Ch. 18 - Reactions of Aromatics: EAS and BeyondWorksheetSee all chapters
All Chapters
Ch. 1 - A Review of General Chemistry
Ch. 2 - Molecular Representations
Ch. 3 - Acids and Bases
Ch. 4 - Alkanes and Cycloalkanes
Ch. 5 - Chirality
Ch. 6 - Thermodynamics and Kinetics
Ch. 7 - Substitution Reactions
Ch. 8 - Elimination Reactions
Ch. 9 - Alkenes and Alkynes
Ch. 10 - Addition Reactions
Ch. 11 - Radical Reactions
Ch. 12 - Alcohols, Ethers, Epoxides and Thiols
Ch. 13 - Alcohols and Carbonyl Compounds
Ch. 14 - Synthetic Techniques
Ch. 15 - Analytical Techniques: IR, NMR, Mass Spect
Ch. 16 - Conjugated Systems
Ch. 17 - Aromaticity
Ch. 18 - Reactions of Aromatics: EAS and Beyond
Ch. 19 - Aldehydes and Ketones: Nucleophilic Addition
Ch. 20 - Carboxylic Acid Derivatives: NAS
Ch. 21 - Enolate Chemistry: Reactions at the Alpha-Carbon
Ch. 22 - Condensation Chemistry
Ch. 23 - Amines
Ch. 24 - Carbohydrates
Ch. 25 - Phenols
Ch. 26 - Amino Acids, Peptides, and Proteins
Sections
Electrophilic Aromatic Substitution
Benzene Reactions
EAS: Halogenation Mechanism
EAS: Nitration Mechanism
EAS: Friedel-Crafts Alkylation Mechanism
EAS: Friedel-Crafts Acylation Mechanism
EAS: Any Carbocation Mechanism
Electron Withdrawing Groups
EAS: Ortho vs. Para Positions
Acylation of Aniline
Limitations of Friedel-Crafts Alkyation
Advantages of Friedel-Crafts Acylation
Blocking Groups - Sulfonic Acid
EAS: Synergistic and Competitive Groups
Side-Chain Halogenation
Side-Chain Oxidation
Birch Reduction
EAS: Sequence Groups
EAS: Retrosynthesis
Diazo Replacement Reactions
Diazo Sequence Groups
Diazo Retrosynthesis
Nucleophilic Aromatic Substitution
Benzyne
Additional Practice
EAS: Sulfonation Mechanism
EAS: Gatterman–Koch Reaction
EAS: Total Benzene Isomers
EAS: Polycyclic Aromatic Hydrocarbons
EAS: Directing Effects
Resonance Theory of EAS Directing Effects
EAS: Badass Activity Chart
Activated Benzene and Polysubstitutions
Clemmensen Reduction
EAS: Dueling Benzenes
Hydrogenation of Benzene
EAS: Missing Reagent
EAS: Synthesis
Diazonization of Aniline
Diazo Coupling Reactions
SNAr vs. Benzyne
Aromatic Missing Reagent
Aromatic Synthesis
Aromatic Retrosynthesis
EAS on 5-membered Heterocycles

Ready for some practice on Aromatic synthesis? You probably have done problems similar to this before but now we want to work specifically using diazo replacement reactions

Concept #1: Proposing Aromatic Synthesis

Transcript

Now we're going to get some practice proposing aromatic synthesis specifically diazo replacement reactions.
So as you guys know, a big part of this topic is being able to turn a smaller benzene into a bigger one. We must use our knowledge of sequence groups and blocking groups to plan out our synthesis in the correct order.
So guys, you should have already had some practice with this at this point. So I'm going to leave these up to you completely. Go ahead and try to do this one from scratch with everything you know about diazo and then I'll step in and show you guys the answer. So go for it. 

Example #1: Synthesize the target molecule

Transcript

Alright, so we start off with toluene and we ended up with I guess m-cyanobenzoic acid. So a few things going on here first of all I need to figure out how to turn a methyl group into a carboxylic acid. Not sure if you guys can help me with that. Also I need to add a C N group to the metaposition. So at some point I need to turn this into a metadirector. Also what's the fastest way to add a C N group? This isn't the only way to add C N, but the fastest way is going to be use diazonium because we can't use EAS and any other method is going to take way too long. So diazonium is the way to go.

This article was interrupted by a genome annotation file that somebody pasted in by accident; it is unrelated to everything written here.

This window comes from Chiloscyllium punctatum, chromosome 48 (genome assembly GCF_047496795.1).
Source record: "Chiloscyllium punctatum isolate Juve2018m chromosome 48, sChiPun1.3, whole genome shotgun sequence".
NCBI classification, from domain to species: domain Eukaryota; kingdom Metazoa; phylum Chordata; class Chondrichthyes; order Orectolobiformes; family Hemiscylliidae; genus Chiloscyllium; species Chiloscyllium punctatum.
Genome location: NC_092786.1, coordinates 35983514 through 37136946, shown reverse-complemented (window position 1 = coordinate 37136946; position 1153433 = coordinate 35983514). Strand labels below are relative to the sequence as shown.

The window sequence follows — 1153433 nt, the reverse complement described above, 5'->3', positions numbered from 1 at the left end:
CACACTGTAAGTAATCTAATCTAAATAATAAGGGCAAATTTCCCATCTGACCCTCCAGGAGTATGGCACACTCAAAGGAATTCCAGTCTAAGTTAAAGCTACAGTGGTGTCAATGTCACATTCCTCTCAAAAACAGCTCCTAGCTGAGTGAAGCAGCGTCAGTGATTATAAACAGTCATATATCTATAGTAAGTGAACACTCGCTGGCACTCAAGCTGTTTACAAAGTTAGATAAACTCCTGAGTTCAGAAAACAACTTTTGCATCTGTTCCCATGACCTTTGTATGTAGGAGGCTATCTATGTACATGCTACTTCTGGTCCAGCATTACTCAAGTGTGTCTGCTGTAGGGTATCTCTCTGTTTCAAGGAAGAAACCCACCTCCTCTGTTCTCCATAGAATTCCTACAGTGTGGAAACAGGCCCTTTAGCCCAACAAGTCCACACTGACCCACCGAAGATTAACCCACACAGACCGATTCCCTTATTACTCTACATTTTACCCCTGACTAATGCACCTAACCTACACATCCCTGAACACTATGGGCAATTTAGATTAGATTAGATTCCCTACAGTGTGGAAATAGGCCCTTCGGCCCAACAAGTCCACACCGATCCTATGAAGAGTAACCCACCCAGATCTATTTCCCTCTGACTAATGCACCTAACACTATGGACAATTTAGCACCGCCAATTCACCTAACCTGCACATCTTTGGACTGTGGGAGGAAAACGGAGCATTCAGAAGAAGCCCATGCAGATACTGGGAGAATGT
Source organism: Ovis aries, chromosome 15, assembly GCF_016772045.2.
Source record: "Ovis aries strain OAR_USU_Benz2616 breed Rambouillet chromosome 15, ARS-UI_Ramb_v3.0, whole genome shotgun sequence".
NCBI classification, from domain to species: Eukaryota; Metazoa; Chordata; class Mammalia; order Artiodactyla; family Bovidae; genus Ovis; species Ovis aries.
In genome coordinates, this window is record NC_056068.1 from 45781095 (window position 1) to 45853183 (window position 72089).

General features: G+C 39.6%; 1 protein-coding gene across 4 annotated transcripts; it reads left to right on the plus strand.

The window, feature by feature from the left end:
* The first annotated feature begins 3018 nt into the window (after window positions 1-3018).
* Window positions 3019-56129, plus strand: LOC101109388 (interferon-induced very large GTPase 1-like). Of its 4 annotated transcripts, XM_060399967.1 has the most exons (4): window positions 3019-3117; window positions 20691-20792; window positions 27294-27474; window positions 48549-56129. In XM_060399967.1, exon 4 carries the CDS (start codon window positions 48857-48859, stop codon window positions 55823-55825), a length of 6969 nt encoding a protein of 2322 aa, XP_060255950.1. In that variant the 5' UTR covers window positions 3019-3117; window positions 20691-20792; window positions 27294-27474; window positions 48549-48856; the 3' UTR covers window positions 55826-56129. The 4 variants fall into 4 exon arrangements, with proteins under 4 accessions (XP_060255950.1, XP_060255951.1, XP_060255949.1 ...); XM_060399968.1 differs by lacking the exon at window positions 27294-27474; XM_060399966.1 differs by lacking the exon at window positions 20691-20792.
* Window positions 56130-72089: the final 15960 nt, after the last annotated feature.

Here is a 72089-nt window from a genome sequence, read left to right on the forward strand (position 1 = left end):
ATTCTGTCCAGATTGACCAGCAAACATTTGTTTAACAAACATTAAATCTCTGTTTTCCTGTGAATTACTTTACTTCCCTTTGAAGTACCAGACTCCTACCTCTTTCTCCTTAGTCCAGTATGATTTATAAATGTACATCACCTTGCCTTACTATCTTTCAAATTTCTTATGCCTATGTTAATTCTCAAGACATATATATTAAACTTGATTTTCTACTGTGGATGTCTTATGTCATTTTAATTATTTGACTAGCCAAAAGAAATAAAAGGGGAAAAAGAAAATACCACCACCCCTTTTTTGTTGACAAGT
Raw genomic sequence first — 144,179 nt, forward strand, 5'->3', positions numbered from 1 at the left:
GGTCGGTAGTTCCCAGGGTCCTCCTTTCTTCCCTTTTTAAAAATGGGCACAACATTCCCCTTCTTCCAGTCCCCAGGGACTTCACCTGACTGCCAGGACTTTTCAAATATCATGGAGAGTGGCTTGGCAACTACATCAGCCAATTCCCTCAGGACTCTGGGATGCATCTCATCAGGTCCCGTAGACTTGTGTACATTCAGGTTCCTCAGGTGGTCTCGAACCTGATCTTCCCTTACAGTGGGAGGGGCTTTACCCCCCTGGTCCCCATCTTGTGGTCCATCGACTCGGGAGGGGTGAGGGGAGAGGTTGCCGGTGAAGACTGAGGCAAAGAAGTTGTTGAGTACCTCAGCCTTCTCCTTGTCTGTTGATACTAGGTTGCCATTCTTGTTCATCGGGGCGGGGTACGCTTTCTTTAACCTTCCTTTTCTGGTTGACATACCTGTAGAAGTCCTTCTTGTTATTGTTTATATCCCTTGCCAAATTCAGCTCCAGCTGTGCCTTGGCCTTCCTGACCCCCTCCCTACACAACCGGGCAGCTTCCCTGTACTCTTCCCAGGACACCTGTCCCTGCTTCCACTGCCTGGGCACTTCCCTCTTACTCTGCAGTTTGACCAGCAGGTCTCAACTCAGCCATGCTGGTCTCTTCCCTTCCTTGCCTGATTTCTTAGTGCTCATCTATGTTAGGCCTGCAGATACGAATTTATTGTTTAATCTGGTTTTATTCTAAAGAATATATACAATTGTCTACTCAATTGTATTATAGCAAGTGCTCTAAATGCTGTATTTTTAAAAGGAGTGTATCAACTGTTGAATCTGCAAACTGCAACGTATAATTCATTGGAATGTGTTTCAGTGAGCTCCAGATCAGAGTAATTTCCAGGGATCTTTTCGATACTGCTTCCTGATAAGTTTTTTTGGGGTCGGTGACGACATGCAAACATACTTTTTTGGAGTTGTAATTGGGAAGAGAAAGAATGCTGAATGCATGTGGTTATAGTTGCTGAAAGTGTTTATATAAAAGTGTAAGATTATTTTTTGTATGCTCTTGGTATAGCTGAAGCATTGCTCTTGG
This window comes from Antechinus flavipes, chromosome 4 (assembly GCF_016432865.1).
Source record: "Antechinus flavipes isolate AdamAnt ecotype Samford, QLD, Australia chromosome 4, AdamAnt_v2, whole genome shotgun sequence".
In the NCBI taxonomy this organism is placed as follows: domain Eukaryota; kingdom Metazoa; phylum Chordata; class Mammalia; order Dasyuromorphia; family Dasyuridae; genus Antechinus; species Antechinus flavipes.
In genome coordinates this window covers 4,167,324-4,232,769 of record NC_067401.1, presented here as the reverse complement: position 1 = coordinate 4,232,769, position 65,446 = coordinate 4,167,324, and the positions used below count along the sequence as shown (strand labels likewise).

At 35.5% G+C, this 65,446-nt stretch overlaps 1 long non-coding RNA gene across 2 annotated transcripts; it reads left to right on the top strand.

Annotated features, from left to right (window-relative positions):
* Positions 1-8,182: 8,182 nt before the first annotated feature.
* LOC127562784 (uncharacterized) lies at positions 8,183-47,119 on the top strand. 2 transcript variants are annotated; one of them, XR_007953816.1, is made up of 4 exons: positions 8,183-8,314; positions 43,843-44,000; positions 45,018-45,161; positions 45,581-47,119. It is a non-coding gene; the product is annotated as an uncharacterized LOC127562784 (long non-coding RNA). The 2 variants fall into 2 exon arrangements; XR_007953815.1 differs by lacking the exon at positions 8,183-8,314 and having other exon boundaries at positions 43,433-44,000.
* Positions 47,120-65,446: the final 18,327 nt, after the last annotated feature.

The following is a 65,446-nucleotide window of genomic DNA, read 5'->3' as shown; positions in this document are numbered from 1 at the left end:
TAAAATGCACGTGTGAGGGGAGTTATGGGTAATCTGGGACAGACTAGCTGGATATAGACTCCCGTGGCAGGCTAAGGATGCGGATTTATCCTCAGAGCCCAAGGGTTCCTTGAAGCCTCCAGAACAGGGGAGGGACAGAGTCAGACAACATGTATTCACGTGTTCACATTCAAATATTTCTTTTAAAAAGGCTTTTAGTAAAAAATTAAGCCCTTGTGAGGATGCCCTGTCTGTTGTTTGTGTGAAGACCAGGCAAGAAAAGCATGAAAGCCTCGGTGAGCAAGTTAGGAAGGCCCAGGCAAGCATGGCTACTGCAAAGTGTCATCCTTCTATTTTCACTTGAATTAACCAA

So that means that I should add at some point I should do a diazonium reaction but only after this thing is a meta director so the first reaction I should use is my hot potassium permanganate. So I should do K M N O 4, base heat and acid. What that's going to give me is a meta director. I'm going to get C O H. Now from there I can go ahead and I can do my diazotisation but I need to first just add something that could even become a diazo so that would be a nitro group. So I have to do a nitration. So I'm going to do H N O 3 and sulphuric acid and that's going to give me a nitro group and then from here just the rest of the reactions take over so then three I would do my reduction which if you used a different reducing agent actually it could be a problem. Actually that's a good point. Guys, this is actually the only reducing agent you're allowed to use, S N C L 2 H 2 O. The reason is because if you use L A, like lithium aluminium hydride, what's going to happen? You're going to reduce the carboxylic acid, remember that carboxylic acids react with lithium aluminium hydride, it's going to turn it into an alcohol or what if you use catalytic hydrogenation? There's still a chance that it could react. You want to use a chemoselective reduction in this case which is your stannous chloride. Alright I'm going to put here chemoselective so you guys remember that really you should get used to using the stannous chloride because it's the only one that really selects specifically for nitrile groups.

So now that's going to give me something like this where I still have my carboxylic acid but now I have an annulene, now my next reagent should be my diazo. That's going to give me a molecule that looks like this, C O H and N 2 positive and finally we're at the end and I can use my fifth reagent which is going to be C U C N and that's going to give me my final product. Alright, so guys that was a five step synthesis which is totally normal that's very common in this section of the text to find five, six, eight step synthesis but what you'll notice is that it's not that hard because the pathway once we got to the nitration part it's always going to be the same reactions over and over so it's not that bad. So go ahead and analyse the next question and see if you can come up with the right synthesis.